No matter the industry that a business may be active in, it is almost indispensable in this day and age to have an online presence. From a small startup trying to make it big to multinational corporations, a website is the first point of entry to the brand, while every business holds an immense volume of valuable data that is vulnerable to hacker attacks. This means that investing time, effort, and money in safeguarding a high level of cybersecurity has risen to the top of business priorities across sectors. It is often said that it is better to be safe than sorry – even when being safe means investing considerable funds into protecting your company against cybercrime. But why is it so important to be proactive – and what difference does it make for a company?
Why Business Cybersecurity Matters
Implementing a sound proactive cybersecurity plan is very important for two main reasons when it comes to a cost-benefit balance: financial costs and reputation damage. Granted, setting up a comprehensive data security strategy can be complex and financially challenging. It means uncovering hidden risks such as rogue or forgotten databases and protecting data from both external attackers and careless or malicious internal users. It also includes covering several fields: from databases and mainframes to big data and from on-premises to cloud or hybrid environments, evaluating and addressing your business security might seem daunting.
Yet implementing cybersecurity measures can also help you comply with regulatory and privacy requirements, like those enshrined in the new EU General Data Protection Regulation or the PCI DSS standards for companies processing credit and debit card payment. Demonstrating compliance will not only sound more appealing to prospective clients, but it can also help you avoid fines such as those that Article 83 of the GDPR provides for – which can range up to €10 million or 2% of a company’s yearly turnover or €20 million and 4% respectively, according to the type of breach.
Falling victim to cybercriminals can have a devastating impact on a firm’s reputation, which can easily lead to loss of clients. According to research carried out by Ping Identity in 2018, 78% of consumers have stated that they would abandon a specific brand online if they found out they had suffered a data breach, and 36% of respondents insisted that they would stop dealing with the company altogether. Furthermore, 49% of people interviewed in this research, which surveyed over 3,000 individuals across countries such as the UK, the US, Germany, and France, have stated that they would not engage with an app or an online service that had recently experienced such an incident.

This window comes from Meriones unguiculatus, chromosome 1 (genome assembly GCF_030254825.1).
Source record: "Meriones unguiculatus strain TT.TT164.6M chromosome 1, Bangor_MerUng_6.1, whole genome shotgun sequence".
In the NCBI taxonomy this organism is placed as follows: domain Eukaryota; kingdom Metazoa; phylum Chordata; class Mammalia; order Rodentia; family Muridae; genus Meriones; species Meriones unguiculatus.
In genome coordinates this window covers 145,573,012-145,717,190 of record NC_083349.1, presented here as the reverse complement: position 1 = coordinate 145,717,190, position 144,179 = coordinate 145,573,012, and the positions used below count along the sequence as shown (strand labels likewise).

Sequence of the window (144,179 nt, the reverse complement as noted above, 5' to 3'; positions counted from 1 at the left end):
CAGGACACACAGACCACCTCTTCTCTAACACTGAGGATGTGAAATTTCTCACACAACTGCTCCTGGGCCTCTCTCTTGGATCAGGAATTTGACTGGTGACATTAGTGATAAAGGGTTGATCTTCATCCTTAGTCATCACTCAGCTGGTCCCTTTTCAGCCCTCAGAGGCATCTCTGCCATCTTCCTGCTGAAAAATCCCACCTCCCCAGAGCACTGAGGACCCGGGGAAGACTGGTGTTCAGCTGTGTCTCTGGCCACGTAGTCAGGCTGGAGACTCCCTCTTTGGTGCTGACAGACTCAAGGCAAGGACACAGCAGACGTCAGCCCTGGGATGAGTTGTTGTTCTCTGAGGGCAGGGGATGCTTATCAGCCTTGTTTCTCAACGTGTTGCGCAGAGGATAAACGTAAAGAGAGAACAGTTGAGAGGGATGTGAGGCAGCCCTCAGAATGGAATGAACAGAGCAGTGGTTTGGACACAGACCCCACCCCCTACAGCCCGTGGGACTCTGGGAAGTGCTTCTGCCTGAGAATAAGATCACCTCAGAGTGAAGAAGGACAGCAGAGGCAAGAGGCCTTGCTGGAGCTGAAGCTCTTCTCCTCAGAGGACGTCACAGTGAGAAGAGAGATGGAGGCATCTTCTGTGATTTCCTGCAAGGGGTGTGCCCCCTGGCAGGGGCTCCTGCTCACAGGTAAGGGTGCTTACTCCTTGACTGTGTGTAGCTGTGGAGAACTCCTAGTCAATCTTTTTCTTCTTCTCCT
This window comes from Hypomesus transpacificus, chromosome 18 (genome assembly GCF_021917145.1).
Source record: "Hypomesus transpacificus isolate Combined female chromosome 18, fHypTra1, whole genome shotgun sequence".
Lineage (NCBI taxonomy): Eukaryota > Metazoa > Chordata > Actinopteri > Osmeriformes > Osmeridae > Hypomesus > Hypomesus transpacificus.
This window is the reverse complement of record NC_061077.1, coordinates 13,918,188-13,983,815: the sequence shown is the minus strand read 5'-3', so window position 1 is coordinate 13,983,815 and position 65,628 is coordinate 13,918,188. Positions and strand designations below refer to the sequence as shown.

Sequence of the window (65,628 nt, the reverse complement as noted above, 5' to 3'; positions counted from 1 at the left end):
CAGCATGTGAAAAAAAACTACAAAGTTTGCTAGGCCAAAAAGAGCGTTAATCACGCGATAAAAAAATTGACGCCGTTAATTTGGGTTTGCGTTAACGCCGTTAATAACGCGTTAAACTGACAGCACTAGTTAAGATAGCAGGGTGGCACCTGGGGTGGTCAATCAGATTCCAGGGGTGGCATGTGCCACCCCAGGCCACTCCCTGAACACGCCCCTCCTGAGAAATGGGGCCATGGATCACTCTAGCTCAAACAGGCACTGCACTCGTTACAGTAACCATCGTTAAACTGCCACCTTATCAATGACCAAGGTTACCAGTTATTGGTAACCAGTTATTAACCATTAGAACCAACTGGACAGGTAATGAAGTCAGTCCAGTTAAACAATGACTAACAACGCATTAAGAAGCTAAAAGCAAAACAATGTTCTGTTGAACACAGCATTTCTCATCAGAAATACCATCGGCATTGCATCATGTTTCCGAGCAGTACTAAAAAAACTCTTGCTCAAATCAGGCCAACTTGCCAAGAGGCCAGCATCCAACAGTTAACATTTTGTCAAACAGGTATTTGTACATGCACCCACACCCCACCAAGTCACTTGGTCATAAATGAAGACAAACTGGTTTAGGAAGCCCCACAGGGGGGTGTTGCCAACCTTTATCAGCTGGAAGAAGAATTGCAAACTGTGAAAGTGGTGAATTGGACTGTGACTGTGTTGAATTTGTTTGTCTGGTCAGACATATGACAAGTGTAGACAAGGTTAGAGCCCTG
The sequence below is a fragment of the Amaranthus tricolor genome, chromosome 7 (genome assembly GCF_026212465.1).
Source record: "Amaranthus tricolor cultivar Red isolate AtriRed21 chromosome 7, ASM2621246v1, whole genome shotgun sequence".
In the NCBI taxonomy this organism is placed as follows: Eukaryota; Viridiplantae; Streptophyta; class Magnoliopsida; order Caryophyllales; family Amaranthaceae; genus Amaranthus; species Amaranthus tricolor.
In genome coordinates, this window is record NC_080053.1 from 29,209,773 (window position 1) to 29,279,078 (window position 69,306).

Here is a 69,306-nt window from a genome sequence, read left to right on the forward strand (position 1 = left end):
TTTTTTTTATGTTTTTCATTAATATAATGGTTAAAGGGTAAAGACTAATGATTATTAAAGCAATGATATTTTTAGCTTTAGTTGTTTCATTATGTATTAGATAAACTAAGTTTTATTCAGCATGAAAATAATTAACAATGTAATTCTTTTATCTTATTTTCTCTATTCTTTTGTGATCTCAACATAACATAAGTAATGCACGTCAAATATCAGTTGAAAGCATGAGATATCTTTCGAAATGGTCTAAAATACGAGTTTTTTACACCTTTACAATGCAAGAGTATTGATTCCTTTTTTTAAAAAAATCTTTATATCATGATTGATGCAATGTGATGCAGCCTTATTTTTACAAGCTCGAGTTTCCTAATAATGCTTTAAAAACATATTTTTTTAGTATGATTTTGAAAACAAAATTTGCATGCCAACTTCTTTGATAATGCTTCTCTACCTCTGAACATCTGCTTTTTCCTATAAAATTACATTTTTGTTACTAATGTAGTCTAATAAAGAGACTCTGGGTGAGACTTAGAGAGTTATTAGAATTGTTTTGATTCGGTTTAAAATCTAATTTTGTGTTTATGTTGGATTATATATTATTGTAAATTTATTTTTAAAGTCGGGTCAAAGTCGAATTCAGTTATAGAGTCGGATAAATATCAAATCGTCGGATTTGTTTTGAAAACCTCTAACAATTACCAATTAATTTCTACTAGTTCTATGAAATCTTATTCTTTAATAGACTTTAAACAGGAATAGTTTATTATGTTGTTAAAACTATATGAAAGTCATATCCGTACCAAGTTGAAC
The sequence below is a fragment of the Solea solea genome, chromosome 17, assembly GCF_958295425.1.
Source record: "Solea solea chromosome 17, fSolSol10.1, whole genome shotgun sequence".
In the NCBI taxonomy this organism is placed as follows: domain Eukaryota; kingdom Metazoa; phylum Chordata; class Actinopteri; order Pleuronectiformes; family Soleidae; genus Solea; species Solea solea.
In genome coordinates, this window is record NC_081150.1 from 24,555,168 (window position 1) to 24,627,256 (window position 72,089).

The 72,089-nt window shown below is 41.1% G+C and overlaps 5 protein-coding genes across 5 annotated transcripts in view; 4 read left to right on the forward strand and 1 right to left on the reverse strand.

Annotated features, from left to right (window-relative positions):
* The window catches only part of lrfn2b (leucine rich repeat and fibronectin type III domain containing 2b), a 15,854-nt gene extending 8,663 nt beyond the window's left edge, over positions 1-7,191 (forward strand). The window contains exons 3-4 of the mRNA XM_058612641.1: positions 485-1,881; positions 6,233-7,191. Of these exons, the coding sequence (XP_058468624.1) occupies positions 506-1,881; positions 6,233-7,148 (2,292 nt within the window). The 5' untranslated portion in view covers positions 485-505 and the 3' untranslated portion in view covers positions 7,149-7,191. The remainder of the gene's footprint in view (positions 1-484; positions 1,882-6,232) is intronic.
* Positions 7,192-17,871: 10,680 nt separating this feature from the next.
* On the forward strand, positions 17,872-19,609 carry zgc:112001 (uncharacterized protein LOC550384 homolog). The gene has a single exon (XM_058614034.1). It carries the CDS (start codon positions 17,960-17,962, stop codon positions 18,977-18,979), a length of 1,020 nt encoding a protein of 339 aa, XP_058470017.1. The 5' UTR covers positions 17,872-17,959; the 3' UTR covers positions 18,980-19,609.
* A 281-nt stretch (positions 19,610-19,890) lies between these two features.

Reputational Damage: An Expensive Affair
The trend seems to be more general, as 54% of those surveyed admitted that they were more worried about the security of their personal data than they were the previous year, while 47% stated that they have changed the way they protect their personal information due to recent data breach incidents. Trust is very important for retaining old clients and drawing in new ones – but when word of mouth is bad for a business, then conversion rates drop. It is a well-known fact that Americans have always approached the federal government with caution and some degree of skepticism. Yet after the infamous Cambridge Analytica scandal and accusations that it failed to keep users’ data secure, Facebook’s trust rate was much worse. 60% of respondents stated that they do not trust Facebook with their personal data, while 37% did not trust Google and only 35% did not trust the federal government.
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This reputational damage can easily be translated into monetary losses – not only because it takes funds to fight back and mitigate the consequences of a data breach, but also because it helps competitors. As the Harvard Business Review reports, the data breach suffered by healthcare insurance provider Anthem in February 2015 led to its competitor Aetna’s stock price rising by 2.2%, earning roughly $745 million. According to the same source, while Citigroup lost approximately $1.3 billion in 2011, after its stock price dipped responding to a data breach of some 146,000 client records, its loss would amount only to $16 million had it endorsed high transparency and control measures proactively, Instead, the company had to hire roughly 1,000 IT experts and invest $250 million in cybersecurity tools. According to the study published by HBR, higher transparency led to 1.5 times less damage to a company’s stock price, while higher customer control meant that stock prices remained unaffected after the breach.
Data breaches can become a truly costly business – which is why preparing and preventing is of paramount importance for businesses of all sizes.